Bridgewater Middle names new principal

Andrew Jackson is a Winter Garden native who has taught or served as an academic dean at West Orange and Osceola high schools since 1997.


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  • | 3:30 p.m. June 27, 2017
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WINTER GARDEN  With the departure of former Bridgewater Middle School Principal Lisa James to Lockhart Middle, the Orange County School Board announced the Bobcats’ new principal at its June 13 meeting.

Andrew Jackson, a Winter Garden native, is leaving his position as assistant principal at Kissimmee’s Osceola High to take on the role. 

Jackson was born and raised in Winter Garden and graduated from West Orange High. He graduated from Florida State University in 1996 with a bachelor’s degree in social science, and in 1997 returned to teach at WOHS.

Four years into teaching social studies and ESE and coaching football at WOHS, Jackson obtained his master’s degree in education leadership from Nova Southeastern University. 

“There’s just something about Winter Garden that is family oriented. It’s just a homey, connected big city that’s still a small town. I have a 5-year-old daughter and a 2-year-old daughter, and I couldn’t think of raising them anywhere else.” — Andrew Jackson

“My mentor, who is also a Winter Garden resident, is Mike Armbruster,” Jackson said. “He pulled me out of the classroom and made me an academic dean, and that’s what really transformed my career. If he hadn’t done that I’d probably still be teaching and coaching football.”

After that, Jackson became an assistant principal at WOHS in 2007, where he served until 2014, when he took an assistant principal position at Osceola High.

His interest in becoming Bridgewater’s new principal stemmed from his desire to return to an Orange County school so he could be closer to home. He lives in downtown Winter Garden, along with his wife and two young daughters, the oldest of whom will soon be a kindergartner at Dillard Street Elementary.

“Because I knew my daughter was going to be in kindergarten, I started putting out feelers in Orange County just so I could be closer,” he said. “Nothing really interested me until I saw the Bridgewater job open up, and I decided to go full gusto. There’s just something about Winter Garden that is family oriented. ... I have a 5-year-old daughter and a 2-year-old daughter, and I couldn’t think of raising them anywhere else.”

Andrew Jackson is leaving his position as assistant principal at Kissimmee’s Osceola High to become Bridgewater Middle’s new principal. Jackson lives in downtown Winter Garden with his wife and their two daughters.
Andrew Jackson is leaving his position as assistant principal at Kissimmee’s Osceola High to become Bridgewater Middle’s new principal. Jackson lives in downtown Winter Garden with his wife and their two daughters.

Now that he’s taken on the role of principal at Bridgewater, one of his first priorities is getting to know the students and parents and ensuring effective, transparent communication. 

“My whole career has been built on relationships, so my first priority is understanding both what’s successful at Bridgewater and what’s not working so we can grow what’s successful and make good decisions to fix what’s not working,” he said. “We’re a good school, but there’s always opportunities to grow academically. I do know that the foundation is here, the community is supportive here for us to be successful and it’ll be my job to communicate and build a  collaborative culture where we’re focused on academics and have fun doing it.”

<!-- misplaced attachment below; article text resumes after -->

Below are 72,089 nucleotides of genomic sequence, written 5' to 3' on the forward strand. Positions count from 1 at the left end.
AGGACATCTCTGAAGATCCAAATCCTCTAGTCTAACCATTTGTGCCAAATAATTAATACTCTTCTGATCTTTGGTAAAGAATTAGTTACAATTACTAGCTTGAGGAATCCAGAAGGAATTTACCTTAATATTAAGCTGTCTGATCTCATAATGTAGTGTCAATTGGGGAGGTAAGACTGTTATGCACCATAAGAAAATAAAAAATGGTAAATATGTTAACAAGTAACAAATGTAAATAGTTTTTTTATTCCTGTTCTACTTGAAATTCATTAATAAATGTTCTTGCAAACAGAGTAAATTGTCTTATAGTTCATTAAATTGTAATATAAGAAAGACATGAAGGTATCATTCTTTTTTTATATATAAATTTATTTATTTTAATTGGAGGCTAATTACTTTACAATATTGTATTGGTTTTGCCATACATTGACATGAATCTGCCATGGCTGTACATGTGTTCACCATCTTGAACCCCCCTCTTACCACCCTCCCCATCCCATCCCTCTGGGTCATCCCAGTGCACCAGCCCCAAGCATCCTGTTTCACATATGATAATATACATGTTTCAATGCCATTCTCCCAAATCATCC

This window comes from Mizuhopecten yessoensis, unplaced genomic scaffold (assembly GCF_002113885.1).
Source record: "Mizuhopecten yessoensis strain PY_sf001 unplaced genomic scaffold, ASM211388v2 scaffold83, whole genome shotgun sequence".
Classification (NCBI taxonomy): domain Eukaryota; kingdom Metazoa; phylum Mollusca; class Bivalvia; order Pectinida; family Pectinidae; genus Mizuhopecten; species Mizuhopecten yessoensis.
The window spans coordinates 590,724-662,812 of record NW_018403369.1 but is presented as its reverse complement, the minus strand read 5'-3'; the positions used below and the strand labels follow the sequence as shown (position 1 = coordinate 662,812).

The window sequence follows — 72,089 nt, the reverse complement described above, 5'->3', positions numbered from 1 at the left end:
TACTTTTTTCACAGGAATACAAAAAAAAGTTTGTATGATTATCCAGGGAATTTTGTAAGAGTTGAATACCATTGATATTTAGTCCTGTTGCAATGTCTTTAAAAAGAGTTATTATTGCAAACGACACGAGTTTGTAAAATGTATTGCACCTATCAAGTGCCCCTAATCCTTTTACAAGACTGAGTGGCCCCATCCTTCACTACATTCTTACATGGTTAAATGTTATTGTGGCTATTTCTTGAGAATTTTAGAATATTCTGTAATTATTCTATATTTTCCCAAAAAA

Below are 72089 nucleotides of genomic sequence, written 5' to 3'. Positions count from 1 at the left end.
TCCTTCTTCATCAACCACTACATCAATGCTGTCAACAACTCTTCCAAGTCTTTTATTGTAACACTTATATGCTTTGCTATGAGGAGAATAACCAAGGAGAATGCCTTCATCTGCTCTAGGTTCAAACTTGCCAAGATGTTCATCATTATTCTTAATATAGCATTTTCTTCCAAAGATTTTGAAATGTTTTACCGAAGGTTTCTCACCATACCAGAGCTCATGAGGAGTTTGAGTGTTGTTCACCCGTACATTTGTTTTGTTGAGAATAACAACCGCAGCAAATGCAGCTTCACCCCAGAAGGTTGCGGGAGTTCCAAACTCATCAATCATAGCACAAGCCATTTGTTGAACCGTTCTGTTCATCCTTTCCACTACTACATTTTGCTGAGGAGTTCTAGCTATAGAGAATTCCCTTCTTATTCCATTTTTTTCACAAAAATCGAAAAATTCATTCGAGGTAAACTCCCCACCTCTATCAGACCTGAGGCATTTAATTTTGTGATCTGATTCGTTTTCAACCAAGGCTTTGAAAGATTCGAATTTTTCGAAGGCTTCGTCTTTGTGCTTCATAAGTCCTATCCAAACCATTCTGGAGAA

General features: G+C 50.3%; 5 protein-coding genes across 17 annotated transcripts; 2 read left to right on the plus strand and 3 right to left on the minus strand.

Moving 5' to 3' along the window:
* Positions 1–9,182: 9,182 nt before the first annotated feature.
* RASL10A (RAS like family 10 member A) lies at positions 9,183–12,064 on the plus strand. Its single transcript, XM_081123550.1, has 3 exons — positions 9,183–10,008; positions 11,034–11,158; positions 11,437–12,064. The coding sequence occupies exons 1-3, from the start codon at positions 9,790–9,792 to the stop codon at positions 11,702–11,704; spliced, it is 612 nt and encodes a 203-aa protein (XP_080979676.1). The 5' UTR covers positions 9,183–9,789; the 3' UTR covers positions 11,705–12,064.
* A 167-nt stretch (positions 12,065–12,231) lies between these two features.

And although Bridgewater is expected to grow to around 2,000 students this school year, it’s the smallest school at which Jackson has worked.

“Every year I was at West Orange, we grew, so I’ve never not been at a big, growing school,” he said. “It’s kind of a natural thing for me to be at a big school. Bridgewater is 1,000 students less than I’m used to. I’m going to continue to do exactly what I was taught at West Orange when we grew to (more than) 4,000 kids, and at Osceola — I’m going to ensure an environment of acceptability and of safety.”

With safety as another priority, Jackson plans to ensure that every staff member possible is outside and around the students whenever they are outside the classroom. A key component of ensuring safety and mutual respect, he said, is getting to know the students and earning their trust.

“The kids want a safe environment, and if they hear things and know it’ll be safe to communicate, then that avenue tends to create a climate and culture of safety and respect,” he said. “I’m going to do the best I can to create a culture there of mutual respect, building relationships with the kids, and that will foster an environment that feels smaller than we are.”

And although the school year just ended, Jackson already can’t wait for summer to be over so he can meet the teachers, students and parents.

“I get to serve a community that cares deeply about their students and their school,” Jackson said. “What an awesome asset that is — to have parents who care and a community that can rally around the school. I am absolutely thrilled to have the opportunity to serve this community, to serve the teachers that are here and to serve the students.”

 

Contact Danielle Hendrix at [email protected]

 

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